Strong, artificial, and forcing Two Club Opening

In Standard systems one bids are natural and limited. Two of a suit was once used to show the strong game-forcing hands, but because these strong hands are rare, most tournament players prefer to play 2D, 2H and 2S to show weak twos or some other hard-to-bid hands. This leaves 2C to show all the strong hands.

How strong is "strong?" Some play that 2C shows only game-forcing hands. Others play that 2C shows near game-forcing or better hands, with "near game-forcing" meaning 8/9 tricks with a long major or 9/10 tricks with a long minor.

Below are the common forms of responses (numbered) and the not-so-common forms (*).

1. 2D response
2. Point responses
3. Control resposes
* Albert 2C responses
* Paradox responses
* Romex responses and follow-ups

Responses to 2C vary from partnership to partnership. Here are the more common ones that I've seen.

1. Negative, positive and waiting 2D

The main purpose of these three is to make a cheap bid (2D). This leaves as much room as possible for opener to describe their hand further.

A. Negative 2D. The 2D bid tells partner that responder might pass a non-jump rebid. One set of players have told me this bid shows about zero to a bad four high card points (hcp); another set of players tell me this shows zero to seven hcp. All other bids are natural and forcing to game. Unfortunately some natural, forcing bids by responder will force opener to rebid at the three level.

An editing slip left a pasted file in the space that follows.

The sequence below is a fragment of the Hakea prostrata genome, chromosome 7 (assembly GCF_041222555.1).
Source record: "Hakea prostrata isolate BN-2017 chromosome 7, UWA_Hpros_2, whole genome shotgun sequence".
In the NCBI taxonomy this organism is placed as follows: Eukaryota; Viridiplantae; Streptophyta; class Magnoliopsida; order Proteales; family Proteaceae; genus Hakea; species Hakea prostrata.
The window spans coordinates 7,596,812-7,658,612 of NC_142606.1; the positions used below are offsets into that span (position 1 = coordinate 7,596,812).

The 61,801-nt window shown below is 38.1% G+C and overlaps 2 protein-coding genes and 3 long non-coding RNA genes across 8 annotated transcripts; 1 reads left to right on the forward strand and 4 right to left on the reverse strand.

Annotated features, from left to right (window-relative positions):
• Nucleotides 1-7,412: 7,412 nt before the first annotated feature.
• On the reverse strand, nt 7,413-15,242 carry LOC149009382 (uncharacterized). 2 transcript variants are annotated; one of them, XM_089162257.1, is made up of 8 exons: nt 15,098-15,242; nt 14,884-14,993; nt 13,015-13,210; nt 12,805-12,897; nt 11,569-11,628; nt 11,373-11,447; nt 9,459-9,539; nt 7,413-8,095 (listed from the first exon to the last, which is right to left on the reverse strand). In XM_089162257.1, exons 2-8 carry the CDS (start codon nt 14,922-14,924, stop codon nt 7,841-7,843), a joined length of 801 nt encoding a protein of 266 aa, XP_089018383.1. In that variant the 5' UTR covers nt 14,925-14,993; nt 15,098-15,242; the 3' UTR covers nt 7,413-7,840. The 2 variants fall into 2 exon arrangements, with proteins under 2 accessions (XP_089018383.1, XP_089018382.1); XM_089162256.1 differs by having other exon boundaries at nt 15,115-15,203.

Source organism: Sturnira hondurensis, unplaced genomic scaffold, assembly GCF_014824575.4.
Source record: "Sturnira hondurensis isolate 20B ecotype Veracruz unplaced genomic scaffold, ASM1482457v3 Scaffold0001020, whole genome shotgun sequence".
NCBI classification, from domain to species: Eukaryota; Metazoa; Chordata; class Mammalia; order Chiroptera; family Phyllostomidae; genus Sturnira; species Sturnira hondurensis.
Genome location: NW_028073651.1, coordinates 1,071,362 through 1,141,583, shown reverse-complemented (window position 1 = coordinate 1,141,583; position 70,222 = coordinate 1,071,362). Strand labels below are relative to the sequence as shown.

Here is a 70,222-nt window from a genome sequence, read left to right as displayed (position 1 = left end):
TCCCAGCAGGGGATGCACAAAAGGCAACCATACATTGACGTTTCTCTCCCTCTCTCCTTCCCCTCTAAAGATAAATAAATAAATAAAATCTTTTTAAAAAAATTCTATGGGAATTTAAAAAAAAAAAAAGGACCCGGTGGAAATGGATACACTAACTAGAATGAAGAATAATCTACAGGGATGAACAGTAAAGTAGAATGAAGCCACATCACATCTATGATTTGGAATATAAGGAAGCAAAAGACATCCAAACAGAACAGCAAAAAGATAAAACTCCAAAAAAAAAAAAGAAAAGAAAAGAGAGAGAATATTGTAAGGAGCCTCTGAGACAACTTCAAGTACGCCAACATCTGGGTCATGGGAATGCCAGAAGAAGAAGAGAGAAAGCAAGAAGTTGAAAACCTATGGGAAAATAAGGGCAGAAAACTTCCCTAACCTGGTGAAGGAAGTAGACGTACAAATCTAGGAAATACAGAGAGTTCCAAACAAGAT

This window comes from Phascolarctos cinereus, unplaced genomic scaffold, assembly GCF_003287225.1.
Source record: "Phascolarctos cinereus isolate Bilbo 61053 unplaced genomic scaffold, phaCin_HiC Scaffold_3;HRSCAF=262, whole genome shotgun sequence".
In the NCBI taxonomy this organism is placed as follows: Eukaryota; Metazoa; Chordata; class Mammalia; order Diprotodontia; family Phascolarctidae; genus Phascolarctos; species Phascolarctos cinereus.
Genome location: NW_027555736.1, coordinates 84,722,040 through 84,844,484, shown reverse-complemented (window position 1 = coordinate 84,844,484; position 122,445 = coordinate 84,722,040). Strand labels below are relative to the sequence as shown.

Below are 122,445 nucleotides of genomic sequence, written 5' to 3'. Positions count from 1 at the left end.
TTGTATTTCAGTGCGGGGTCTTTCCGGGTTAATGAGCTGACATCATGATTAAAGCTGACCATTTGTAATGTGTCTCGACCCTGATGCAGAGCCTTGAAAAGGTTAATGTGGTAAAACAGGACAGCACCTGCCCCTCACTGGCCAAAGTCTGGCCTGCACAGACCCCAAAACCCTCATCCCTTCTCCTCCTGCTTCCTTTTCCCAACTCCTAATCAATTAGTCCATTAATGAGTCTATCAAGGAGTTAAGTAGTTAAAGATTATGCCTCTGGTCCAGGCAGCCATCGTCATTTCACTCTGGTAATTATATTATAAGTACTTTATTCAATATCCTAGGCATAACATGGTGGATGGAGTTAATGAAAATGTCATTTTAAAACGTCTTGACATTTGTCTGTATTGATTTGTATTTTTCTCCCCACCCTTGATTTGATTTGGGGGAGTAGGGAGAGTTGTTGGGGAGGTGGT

B. Positive 2D. The 2D bid shows 8+ hcp or an ace and king. This bid immediately tells partner that slam is possible. All other bids are weak.

C1. Waiting 2D and second negative. In response to 2C, suit responses show good suits and at least eight hcp, and NT responses show stoppers in all suits. Without a suitable hand for a positive bid, responder bids 2D. Responder waits for opener to describe their hand. After opener's rebid, responder shows a weak hand -- that will pass a minimum rebid -- by making a second negative, often the cheapest minor.

C2. Waiting 2D and super-negative 2H. An immediate 2H response shows 0 to 3 or 4 hcp and is passable by opener. 2D is waiting, and other responses are positives.

2. Point count steps

Responder's bids show point ranges. The ranges vary among partnerships. Here is an example of step ranges:

2D 0-4
2H 5-7
2S 8-10
2N 11-13

Personally I've found steps showing points isn't very good since opener doesn't need to know how many points responder has, but rather where those points are and what type of points responder has (ie, ace or queen?).

3. Control count steps

Responder's bids show controls (ace = 2, king = 1). Here is an example range that I've seen:

2D 0-1 controls; responder rebids in the cheapest minor to show a second negative
2H 2 controls
2S 3 controls

These responses are good for slam purposes since opener may need to know how many controls the partnership has. However, you need to have good follow-ups since the bidding will get high quickly. See Romex follow-ups below.

Below are other responses that combine features from above.

* Albert Two Clubs (described in the Granovetters' book "Conventions at a Glance")

2D 7+ points
2H 0-6 points
2S five card or longer spade suit
2N five card or longer heart suit
3C/D natural
3H 0-2 points, balanced hand
3S AKQxxx spades
3N AKQxxx hearts
4H/S AKQJxx or AKQxxxx of major